September 28, 2010
Forbidden love and In the Mood for Love

In the Mood for Love (Wong Kar-wai, 2000)

Wong Kar-Wai is considered influential. In the Mood for Love (2000) was a big commercial success for him. How does it compare to Wong Kar-Wai’s other work?
September 28, 2010
Flowers of Shanghai

Flowers of Shanghaï (Chen Kaige, 1998)

Hou Hsiao Hsien’s depiction of life in Flowers of ShanghaÏ explores the inherent contradictions in the era’s Chinese society.
March 26, 2010

Felicidades (Lucho Bender, 2000)

In Felicidades,several lives intersect on Christmas Eve in Buenos Aires as they all strive not to spend the holidays alone.
March 26, 2010

I don’t want to talk about it (Maria Luisa Bemberg, 1993)

In the film which precedes her sudden death in 1995, Maria Luisa Bemberg explores the same themes as in her most famous movie, Camila. There are numerous similarities between the two films. First, they both take place close to the beginning of the 20th century, a romantic time in the public consciousness, where most Mexican soap operas are set. Both […]
March 26, 2010
The City and the Dogs

The City and the Dogs (Francisco J. Lombardi, 1985)

he City and the Dogs, based on the popular novel of the same name by Mario Vargas Llosa, is an allegory of power in South America.
March 22, 2010
Knocks at my Door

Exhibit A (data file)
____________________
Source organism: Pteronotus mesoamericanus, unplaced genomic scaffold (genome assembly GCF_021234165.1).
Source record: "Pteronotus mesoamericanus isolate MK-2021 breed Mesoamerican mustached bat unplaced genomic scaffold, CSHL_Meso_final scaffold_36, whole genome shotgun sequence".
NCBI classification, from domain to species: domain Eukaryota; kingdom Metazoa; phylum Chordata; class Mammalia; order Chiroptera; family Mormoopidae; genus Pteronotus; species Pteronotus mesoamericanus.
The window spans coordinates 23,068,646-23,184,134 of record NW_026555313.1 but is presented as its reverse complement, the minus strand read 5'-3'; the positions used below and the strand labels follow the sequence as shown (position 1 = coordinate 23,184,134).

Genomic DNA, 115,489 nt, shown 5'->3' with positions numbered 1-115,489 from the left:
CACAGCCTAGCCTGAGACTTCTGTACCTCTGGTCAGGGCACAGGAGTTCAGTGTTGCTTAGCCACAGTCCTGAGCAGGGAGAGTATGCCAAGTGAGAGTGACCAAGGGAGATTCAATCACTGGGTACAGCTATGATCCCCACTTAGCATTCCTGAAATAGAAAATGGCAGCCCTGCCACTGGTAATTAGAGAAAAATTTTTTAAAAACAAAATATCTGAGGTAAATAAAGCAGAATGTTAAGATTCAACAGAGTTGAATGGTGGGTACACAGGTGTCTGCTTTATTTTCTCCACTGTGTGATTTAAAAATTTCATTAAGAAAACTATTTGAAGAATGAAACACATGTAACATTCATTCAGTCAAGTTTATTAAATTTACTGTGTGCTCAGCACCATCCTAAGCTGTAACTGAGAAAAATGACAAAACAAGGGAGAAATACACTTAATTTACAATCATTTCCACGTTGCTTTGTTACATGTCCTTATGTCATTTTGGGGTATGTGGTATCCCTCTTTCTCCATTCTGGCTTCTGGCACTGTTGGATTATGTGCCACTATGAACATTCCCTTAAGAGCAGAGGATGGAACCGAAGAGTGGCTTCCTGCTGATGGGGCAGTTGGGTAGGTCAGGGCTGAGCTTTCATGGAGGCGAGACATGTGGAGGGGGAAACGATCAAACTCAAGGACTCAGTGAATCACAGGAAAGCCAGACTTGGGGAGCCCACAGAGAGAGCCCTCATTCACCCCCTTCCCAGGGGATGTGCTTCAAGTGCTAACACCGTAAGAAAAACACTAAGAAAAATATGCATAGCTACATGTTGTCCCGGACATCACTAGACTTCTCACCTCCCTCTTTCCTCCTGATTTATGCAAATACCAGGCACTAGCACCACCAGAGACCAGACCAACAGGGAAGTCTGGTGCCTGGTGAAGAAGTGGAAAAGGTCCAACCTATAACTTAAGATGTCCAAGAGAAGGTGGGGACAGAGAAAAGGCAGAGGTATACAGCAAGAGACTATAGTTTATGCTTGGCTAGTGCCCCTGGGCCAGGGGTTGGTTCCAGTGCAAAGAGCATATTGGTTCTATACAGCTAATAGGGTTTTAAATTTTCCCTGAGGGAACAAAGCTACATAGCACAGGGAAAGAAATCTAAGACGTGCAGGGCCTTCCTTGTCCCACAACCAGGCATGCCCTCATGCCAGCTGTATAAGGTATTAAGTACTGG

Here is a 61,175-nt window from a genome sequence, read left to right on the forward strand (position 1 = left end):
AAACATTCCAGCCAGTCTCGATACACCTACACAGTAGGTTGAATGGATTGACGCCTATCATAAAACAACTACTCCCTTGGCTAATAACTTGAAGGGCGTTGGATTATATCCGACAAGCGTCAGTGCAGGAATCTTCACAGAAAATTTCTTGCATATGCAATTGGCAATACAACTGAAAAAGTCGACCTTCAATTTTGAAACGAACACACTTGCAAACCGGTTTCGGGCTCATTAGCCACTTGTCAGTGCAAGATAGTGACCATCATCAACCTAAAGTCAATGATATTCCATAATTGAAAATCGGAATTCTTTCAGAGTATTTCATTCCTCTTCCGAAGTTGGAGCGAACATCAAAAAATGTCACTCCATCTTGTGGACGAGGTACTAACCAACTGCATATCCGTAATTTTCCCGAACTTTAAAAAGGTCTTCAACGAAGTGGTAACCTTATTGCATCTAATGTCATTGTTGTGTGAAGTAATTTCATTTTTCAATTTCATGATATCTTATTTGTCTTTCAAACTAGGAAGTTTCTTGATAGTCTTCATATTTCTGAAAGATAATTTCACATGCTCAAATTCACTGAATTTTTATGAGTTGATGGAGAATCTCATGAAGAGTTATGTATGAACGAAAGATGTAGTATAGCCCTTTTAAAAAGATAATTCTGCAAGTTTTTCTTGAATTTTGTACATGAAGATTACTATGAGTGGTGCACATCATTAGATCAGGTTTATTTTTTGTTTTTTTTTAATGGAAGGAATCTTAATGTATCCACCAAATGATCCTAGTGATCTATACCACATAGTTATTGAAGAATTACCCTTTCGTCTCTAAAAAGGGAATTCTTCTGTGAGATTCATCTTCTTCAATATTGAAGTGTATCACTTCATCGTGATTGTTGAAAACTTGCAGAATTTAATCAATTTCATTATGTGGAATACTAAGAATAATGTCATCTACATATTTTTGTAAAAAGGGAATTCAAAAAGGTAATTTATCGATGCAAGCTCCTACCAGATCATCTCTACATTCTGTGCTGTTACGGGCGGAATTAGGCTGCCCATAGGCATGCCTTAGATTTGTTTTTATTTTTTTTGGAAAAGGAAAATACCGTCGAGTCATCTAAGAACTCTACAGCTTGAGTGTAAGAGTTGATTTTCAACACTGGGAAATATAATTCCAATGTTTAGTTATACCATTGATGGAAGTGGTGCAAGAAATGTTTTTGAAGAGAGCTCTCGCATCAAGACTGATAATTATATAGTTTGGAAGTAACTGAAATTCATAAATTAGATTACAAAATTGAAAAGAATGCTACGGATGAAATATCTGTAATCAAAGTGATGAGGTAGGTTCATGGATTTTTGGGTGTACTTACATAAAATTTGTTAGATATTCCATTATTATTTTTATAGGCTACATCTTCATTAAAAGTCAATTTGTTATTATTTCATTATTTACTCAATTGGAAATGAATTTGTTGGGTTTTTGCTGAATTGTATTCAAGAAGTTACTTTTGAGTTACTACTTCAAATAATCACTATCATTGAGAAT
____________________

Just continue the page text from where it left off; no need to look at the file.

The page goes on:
Knocks at my Door (Alejandro Saderman, 1994)

Knocks at my door explores the political instability that has plagued Latin-American countries and Third-world countries in general.
March 22, 2010
Funny Dirty Little War

Funny Dirty Little War (Hector Olivera, 1983)

Although separated by more than a decade, Funny Dirty Little War and Macunaïma both try to provoke social change by using satire.
March 22, 2010

Araya (Margot Benacerraf, 1959)

The most striking aspect of the movie Araya is its beautifully contrasted black-and-white photography. Benacerraf effectively conveys her love of Venezuela.
March 22, 2010

Alice doesn’t live here anymore (Martin Scorsese, 1974)

I’m not a big Scorsese fan. Taxi Driver, for example, is highly overrated. In the 1970s, the gout-du-jour was amoral characters, from Joe Buck in Midnight Cowboy to Cosmo Vitelli in The Killing of a Chinese bookie. It is a trait of the times that I don’t believe appeals to me at all. In Taxi Driver, Travis Bickle elevates cowardice […]
March 22, 2010
The World of Apu

The World Of Apu (Satyajit Ray, 1959)

What I found most interesting in The World Of Apu is how much the representation of India came so close to my vision of Haiti, my native country.
March 22, 2010
Les Carabiniers

Les Carabiniers (Jean-Luc Godard, 1963)

In Les Carabiniers, Godard is in control, from playing with our scopophilic gaze in the makeshift rape scene or denying us narcissistic satisfaction.
March 22, 2010
The Journey

The Journey (Fernando E. Solanas, 1992)

Argentina has one of the most impressive cinematography in the world. Within that cinema, Fernando E. Solanas is a director of seminal importance. In his essay, Towards a Third cinema, Solanas and his co-writer, Octavio Getino, galvanize the overall revolutionary ideas of the time into the concept of a decolonization cinema, denouncing the weak, liberal arts that have, up until […]